Despite the hype, Carol – the critically acclaimed lesbian love story directed by Todd Haynes – failed to scoop any awards, despite both stars being nominated for awards.
Cate Blanchett lost out to Brie Larson in the Best Actress category, while Alicia Vikander – who won the best supporting actress Oscar for her role in Tom Hooper’s transgender drama The Danish Girl – beat co-star Rooney Mara.
The Danish Girl – which focuses on the first ever recipient of gender reassignment surgery and the effect this has on their marriage – failed to pick up any other awards, including Best Actor for Eddie Redmayne, who lost out to serial nominee Leonardo DiCaprio.
The actor portrays the lead character, Lily Elbe, in the biopic – which also failed to pick up a BAFTA Award last week.
Great news, Cate Blanchett is up for Best Actress for her critically-acclaimed role in lesbian love story Carol – pitting her against Alicia Vikander (The Danish Girl), Saoirse Ronan and Brie Larson – at this year’s Baftas.
Also nominated is Dame Maggie Smith, nominated for her role in the excellent The Lady In The Van – written by prestigious gay playwright Alan Bennett.
Carol – which is up for a total of nine gongs – is also nominated for Best Film, alongside Bridge of Spies, The Big Short, The Revenant and Spotlight.
Another queer movie making waves is The Danish Girl, with Eddie Redmayne aiming for a Bafta double after being nominated for Best Actor – twelve months after winning the same prize for The Theory of Everything.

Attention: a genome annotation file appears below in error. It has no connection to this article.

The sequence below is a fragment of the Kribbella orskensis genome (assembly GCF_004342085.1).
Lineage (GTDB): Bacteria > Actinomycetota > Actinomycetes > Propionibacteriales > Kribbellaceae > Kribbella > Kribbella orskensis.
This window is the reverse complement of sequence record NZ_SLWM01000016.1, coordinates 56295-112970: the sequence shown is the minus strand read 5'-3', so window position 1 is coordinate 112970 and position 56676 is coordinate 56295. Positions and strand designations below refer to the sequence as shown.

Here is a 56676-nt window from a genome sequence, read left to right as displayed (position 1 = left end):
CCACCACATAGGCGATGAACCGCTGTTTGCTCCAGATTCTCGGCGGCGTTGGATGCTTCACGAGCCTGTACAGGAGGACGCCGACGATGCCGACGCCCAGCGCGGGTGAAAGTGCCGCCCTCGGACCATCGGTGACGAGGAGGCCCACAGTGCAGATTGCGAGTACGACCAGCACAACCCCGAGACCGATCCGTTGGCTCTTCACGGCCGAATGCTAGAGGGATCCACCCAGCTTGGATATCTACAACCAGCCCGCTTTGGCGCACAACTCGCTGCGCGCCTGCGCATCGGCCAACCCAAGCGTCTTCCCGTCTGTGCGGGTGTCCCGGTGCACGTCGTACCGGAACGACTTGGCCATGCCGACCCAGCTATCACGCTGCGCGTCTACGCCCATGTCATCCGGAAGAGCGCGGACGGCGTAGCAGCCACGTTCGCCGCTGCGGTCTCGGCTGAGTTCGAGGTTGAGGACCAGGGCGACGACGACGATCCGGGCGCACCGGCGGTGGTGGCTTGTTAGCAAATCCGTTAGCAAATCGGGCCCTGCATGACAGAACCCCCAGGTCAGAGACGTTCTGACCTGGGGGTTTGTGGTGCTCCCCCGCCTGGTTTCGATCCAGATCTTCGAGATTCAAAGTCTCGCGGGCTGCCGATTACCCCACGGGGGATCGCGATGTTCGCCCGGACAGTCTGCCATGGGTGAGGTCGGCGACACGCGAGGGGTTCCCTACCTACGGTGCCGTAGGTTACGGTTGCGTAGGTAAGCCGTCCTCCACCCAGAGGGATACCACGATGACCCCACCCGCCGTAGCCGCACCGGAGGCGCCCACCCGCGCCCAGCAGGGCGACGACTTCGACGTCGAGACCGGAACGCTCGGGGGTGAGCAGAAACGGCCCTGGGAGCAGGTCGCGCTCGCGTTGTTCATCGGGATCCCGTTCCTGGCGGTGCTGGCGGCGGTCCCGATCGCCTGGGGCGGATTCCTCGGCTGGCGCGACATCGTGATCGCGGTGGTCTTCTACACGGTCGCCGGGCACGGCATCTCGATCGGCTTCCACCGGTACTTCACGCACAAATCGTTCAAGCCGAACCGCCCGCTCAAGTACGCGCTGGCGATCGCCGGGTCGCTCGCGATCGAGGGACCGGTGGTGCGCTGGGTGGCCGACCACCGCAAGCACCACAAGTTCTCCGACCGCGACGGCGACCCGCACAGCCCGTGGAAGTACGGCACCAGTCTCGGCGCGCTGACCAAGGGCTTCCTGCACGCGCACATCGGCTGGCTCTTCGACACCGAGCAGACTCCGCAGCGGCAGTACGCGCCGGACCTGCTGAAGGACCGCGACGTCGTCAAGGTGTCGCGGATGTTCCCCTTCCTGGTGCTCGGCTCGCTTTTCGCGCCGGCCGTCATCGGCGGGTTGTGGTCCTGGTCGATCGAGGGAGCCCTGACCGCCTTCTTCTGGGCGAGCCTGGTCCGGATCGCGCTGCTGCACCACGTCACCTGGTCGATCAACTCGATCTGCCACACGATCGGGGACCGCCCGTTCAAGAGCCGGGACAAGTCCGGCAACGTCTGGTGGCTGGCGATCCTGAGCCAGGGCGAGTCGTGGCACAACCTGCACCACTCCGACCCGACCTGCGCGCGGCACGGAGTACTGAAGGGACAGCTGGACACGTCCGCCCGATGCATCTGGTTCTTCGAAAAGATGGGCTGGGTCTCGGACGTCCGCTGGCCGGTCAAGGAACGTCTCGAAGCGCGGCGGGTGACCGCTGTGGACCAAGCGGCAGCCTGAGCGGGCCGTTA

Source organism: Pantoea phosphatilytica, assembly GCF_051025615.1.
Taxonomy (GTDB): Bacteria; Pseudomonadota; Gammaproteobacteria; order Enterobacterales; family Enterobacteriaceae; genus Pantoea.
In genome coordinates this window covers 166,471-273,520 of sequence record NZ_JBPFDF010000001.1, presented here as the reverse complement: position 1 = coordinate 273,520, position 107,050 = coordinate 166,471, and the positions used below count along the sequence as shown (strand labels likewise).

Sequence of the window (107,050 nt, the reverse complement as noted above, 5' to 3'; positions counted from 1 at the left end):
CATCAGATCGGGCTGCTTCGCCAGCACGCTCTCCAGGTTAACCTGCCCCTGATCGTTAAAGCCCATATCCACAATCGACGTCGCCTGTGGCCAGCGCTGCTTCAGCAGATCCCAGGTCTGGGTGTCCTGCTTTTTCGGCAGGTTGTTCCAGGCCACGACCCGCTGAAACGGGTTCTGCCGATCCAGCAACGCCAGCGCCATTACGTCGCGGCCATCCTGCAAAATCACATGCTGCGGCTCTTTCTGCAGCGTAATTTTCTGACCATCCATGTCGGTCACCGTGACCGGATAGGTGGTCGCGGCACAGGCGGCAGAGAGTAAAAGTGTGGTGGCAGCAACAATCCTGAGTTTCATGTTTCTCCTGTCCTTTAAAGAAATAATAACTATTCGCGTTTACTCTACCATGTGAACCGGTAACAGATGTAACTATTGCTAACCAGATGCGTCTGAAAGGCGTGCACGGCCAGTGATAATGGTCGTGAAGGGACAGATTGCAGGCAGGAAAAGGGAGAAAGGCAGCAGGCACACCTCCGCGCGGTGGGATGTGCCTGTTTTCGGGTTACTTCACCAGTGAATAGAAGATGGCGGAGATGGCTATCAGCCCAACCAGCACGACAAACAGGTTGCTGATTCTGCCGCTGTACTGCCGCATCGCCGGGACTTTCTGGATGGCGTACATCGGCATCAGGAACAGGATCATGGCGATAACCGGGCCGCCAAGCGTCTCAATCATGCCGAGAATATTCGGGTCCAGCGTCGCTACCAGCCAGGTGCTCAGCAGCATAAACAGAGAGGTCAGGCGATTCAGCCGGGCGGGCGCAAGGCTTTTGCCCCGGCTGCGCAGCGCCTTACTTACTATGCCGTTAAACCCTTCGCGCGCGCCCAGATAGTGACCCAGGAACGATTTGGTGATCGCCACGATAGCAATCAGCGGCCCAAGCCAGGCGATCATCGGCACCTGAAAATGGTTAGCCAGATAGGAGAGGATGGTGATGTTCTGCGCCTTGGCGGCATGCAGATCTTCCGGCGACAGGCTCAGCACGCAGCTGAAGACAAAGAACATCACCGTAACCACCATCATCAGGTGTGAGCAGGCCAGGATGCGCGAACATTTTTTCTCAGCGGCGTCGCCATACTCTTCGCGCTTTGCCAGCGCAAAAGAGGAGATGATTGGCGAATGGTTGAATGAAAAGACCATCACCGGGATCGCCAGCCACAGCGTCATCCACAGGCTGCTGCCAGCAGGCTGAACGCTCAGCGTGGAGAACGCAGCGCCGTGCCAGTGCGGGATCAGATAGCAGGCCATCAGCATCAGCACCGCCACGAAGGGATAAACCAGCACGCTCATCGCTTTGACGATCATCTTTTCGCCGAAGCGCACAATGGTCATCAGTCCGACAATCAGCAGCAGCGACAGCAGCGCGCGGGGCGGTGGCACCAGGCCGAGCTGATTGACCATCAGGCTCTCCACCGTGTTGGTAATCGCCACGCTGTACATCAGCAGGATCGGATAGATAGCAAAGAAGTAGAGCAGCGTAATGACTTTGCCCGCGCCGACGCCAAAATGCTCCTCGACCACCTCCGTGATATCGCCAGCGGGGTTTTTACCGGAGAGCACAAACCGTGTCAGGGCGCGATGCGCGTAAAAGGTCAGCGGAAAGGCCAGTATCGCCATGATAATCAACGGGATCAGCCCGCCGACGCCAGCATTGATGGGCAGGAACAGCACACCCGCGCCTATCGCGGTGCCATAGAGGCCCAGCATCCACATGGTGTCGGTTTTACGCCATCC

The Danish Girl – in which Redmayne plays transgender pioneer Lili Elbe – is also named for Outstanding British Film. Vikander – who has won universal praise for her role as Gerda Wegener in the biopic – is also nominated for Best Supporting Actress for her role in sci-fi thriller Ex Machina.
The past few months have graced us with several new queer, mainstream films with one of these being The Danish Girl. The film stars Eddie Redmayne as trans woman Lili Elbe who, in real life, was one of the first (known) recipients of sex reassignment surgery.
The Danish Girl follows Lili as she navigates the changing relationship with her wife Gerda (played by Alicia Vikander) as well as the love triangle they get into with Lili’s childhood friend Hans (played by Mattias Schoenaerts).
The Danish Girl has been garnering critical acclaim and some are even suggesting that Redmayne may even receive an Oscar nomination for his performance. And not only that but the film also seems to be doing (reasonably) well at the box office, earning $46,250 from four theatres in a limited box office run over the weekend.
But despite all of these accolades, it wasn’t actually very easy to get the film made, as The Danish Girl‘s director Tom Hooper explains to AfterEllen.
Hooper reveals that they struggled to get The Danish Girl financed and “it’s been a 15-year-journey for Gail Mutrux, the producer”, while “it’s been a seven year journey” for the director. It “speaks to the sort of kind of extraordinary pace of change in the perception of trans issues”, says Hooper who also credits “a lot of good work by people moving this conversation forward” as well as shows like Orange is the New Black and Transparent for creating this “big tipping point with the acceptance of trans stories in the mainstream culture”.